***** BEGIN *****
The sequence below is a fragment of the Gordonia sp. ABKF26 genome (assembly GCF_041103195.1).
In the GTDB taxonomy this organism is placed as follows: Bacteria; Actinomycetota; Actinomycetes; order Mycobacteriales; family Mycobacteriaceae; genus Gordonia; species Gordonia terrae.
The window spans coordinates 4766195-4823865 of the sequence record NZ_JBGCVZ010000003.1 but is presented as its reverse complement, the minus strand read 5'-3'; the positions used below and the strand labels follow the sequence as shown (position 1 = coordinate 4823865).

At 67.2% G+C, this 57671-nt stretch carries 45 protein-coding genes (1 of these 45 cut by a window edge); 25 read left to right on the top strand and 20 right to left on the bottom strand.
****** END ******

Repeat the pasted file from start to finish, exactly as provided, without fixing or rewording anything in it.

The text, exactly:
The sequence below is a fragment of the Gordonia sp. ABKF26 genome (assembly GCF_041103195.1).
In the GTDB taxonomy this organism is placed as follows: Bacteria; Actinomycetota; Actinomycetes; order Mycobacteriales; family Mycobacteriaceae; genus Gordonia; species Gordonia terrae.
The window spans coordinates 4766195-4823865 of the sequence record NZ_JBGCVZ010000003.1 but is presented as its reverse complement, the minus strand read 5'-3'; the positions used below and the strand labels follow the sequence as shown (position 1 = coordinate 4823865).

At 67.2% G+C, this 57671-nt stretch carries 45 protein-coding genes (1 of these 45 cut by a window edge); 25 read left to right on the top strand and 20 right to left on the bottom strand.